Payout Ratio

Ever since introducing a dividend in 2014, MSCI’s dividend payout ratio has hovered between 36% and 42%. From a payout ratio standpoint alone I would consider the dividend as safe especially considering the safe recurring revenue streams. There is likely little chance at the moment the dividend will be cut or suspended.

Financial Snapshot

Using the Piotroski F-Score to measure MSCI’s current financial health, we see it secures an 8 in the 0 to 9 ranking which signals a very healthy financial position when comparing year-over-year results. 

Over the last 5 years earnings and revenue of MSCI have been steadily increasing while the company was also able to raise the profit margin from 20% to 34%, but the big red flag, at least from my point of view, is debt.

Financial engineering in the form of share buybacks have left the company with a negative shareholder equity, meaning liabilities exceed the company’s assets leaving the company at a -870% Debt to Equity ratio.

That being said, MSCI’s debt is still well covered by their operating cash flows, and interest payments are covered considering a 5.7x coverage-rate by EBIT.

Investment Case

In the following section, we will dive into the company’s moat as well as bull and bear cases to outline which headwinds the company might face while providing insight into their strategy and growth opportunities.

MSCI Wide Moat

MSCI offers a wide economic moat built on their leading competitive position for global index licensing. The brand name can be recognized by individual investors and institutions alike. The fact that nearly every investor I’ve ever talked to has heard of the MSCI World ETF is amazing and the brand has become a catalyst for decisions on which ETFs use to access markets and regions otherwise nearly inaccessible for investors (depending on their broker).

Furthermore, while the switching costs for ETFs have become rather small thanks to discount brokers, MSCIs data and analytics subscriptions offer a way higher barrier for customers wanting to switch. Products in this space vary widely and come with data migration burdens leading to high switching costs especially for bigger institutions.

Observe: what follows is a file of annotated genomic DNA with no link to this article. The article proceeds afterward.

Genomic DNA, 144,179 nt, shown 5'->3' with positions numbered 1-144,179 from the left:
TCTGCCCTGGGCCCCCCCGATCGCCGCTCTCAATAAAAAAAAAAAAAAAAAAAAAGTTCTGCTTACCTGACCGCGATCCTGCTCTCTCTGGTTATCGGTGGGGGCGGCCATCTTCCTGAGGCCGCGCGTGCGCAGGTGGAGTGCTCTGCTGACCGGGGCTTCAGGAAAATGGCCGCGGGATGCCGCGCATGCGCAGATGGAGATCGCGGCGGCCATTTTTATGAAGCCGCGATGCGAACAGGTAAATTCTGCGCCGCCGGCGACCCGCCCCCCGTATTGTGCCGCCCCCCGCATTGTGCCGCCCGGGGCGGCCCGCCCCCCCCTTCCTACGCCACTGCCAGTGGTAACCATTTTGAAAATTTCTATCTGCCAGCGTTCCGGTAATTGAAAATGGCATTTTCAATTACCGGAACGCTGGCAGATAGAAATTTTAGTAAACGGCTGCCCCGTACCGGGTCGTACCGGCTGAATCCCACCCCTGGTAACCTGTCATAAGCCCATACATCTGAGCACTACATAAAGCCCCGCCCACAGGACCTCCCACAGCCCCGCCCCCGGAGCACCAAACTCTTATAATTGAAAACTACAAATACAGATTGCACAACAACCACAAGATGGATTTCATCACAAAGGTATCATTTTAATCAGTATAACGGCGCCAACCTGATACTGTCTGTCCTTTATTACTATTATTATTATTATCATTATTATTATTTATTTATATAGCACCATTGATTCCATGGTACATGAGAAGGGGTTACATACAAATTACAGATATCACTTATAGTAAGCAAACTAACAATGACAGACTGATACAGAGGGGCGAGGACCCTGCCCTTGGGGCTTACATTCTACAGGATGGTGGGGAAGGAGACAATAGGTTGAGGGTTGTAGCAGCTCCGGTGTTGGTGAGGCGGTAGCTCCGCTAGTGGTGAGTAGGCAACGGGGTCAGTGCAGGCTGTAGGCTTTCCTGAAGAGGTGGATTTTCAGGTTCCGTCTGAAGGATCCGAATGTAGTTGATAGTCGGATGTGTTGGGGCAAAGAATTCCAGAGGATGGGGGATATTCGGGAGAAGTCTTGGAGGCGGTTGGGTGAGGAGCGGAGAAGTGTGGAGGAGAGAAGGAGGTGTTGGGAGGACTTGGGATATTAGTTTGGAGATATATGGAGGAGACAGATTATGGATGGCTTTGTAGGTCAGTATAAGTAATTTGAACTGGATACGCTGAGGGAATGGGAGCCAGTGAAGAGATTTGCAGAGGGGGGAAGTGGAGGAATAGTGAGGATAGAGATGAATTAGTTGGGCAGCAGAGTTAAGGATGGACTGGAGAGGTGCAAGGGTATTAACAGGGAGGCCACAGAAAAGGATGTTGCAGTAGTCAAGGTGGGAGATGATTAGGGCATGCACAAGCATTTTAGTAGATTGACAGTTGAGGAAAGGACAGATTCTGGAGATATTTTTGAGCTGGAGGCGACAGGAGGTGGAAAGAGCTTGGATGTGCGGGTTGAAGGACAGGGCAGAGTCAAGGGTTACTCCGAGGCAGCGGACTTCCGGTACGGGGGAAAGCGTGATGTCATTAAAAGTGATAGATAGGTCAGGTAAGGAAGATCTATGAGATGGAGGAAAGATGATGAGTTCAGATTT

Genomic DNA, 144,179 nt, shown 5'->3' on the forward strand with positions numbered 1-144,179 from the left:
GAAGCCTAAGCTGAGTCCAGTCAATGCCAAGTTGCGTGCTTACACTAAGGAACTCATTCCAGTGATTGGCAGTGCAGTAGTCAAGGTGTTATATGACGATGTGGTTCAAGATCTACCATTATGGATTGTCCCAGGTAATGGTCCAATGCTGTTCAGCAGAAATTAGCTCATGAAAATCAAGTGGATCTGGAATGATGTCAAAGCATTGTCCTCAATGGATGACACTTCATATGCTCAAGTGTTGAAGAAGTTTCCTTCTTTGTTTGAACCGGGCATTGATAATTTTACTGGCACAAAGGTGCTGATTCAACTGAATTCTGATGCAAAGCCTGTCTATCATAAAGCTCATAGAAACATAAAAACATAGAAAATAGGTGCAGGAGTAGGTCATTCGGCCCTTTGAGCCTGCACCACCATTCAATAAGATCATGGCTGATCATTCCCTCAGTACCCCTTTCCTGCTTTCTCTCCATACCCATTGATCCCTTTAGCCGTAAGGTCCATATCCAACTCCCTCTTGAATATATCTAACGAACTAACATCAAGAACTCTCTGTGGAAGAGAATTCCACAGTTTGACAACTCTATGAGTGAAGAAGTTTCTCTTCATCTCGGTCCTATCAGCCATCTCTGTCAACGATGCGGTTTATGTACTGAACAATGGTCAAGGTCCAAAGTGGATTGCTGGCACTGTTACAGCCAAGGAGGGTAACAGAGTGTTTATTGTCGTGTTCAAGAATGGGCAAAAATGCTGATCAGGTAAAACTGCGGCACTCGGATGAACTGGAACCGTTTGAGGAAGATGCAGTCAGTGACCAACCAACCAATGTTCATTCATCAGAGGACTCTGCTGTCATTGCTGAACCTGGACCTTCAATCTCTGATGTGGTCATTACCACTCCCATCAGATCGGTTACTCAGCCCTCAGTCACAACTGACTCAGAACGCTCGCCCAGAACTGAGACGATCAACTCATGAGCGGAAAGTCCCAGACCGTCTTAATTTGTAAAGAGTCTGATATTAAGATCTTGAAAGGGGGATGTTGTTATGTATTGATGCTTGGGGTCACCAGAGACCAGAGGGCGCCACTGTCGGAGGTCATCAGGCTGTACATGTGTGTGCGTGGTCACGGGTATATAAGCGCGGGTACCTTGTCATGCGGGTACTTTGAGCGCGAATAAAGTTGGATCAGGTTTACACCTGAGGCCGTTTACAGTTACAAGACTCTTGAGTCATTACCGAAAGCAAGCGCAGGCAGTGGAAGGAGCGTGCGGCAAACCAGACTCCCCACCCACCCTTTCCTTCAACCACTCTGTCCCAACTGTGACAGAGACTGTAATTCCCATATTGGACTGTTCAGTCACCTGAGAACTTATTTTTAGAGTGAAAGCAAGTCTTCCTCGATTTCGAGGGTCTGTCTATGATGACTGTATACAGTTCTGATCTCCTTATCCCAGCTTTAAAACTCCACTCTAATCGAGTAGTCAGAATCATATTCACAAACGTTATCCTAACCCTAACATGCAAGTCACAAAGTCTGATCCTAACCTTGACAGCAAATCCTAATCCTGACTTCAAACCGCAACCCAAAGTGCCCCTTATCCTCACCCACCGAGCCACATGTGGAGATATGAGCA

The Bull Case

The rising popularity of index investing and the overall trend towards more passive investments in the form of ETFs greatly benefits MSCI. It is to be expected that cash flows will continue to move from actively managed portfolios to passive investments tracking indexes.

Furthermore, analytics and data will never go out of fashion when it comes to making decisions for asset allocations. Whether it’s securities or tools analyzing the real estate market, MSCI is well positioned for years to come.

The Bear Case

The strongest bear case is that it has to be seen whether a share price raised by buybacks can reward investors initiating and adding to positions at the current levels. The company may offer a healthy growth and stable business but at these valuation levels there is a chance for a “lost decade” for investors. 


At a valuation of 67.58 P/E MSCI is currently not a buy for me. The stock has outperformed the US Financial sector by a longshot over the last 5 years but at this point in time Price/Earnings and Price-Earnings-Growth or ‘PEG’ and over valuations are higher than ever before in the last decade. 

While the business is one of the leading indexing / benchmarking providers around the world and MSCI has a wide moat. The company will continue to grow it may just not grow as much as the current share price suggests. I would turn to further analyze MSCI’s peers which are currently trading at much lower valuations.

As always, I recommend potential investors browse through the documents found on MSCI’s investor relations page as a great start for their due diligence.

Thank you for making it through my stock analysis of wide moat MSCI Inc. Do you hold a position in the Index provider? I invite you to share any feedback and experiences with the company!

Disclosure: None. This article was originally written by Just Dividends.

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Prakash Kolli is the founder of the Dividend Power site. He is a self-taught investor, analyst, and writer on dividend growth stocks and financial independence. His writings can be found on Seeking Alpha, InvestorPlace, Business Insider, Nasdaq, TalkMarkets, ValueWalk, The Money Show, Forbes, Yahoo Finance, and leading financial sites. In addition, he is part of the Portfolio Insight and Sure Dividend teams. He was recently in the top 1.0% and 100 (73 out of over 13,450) financial bloggers, as tracked by TipRanks (an independent analyst tracking site) for his articles on Seeking Alpha.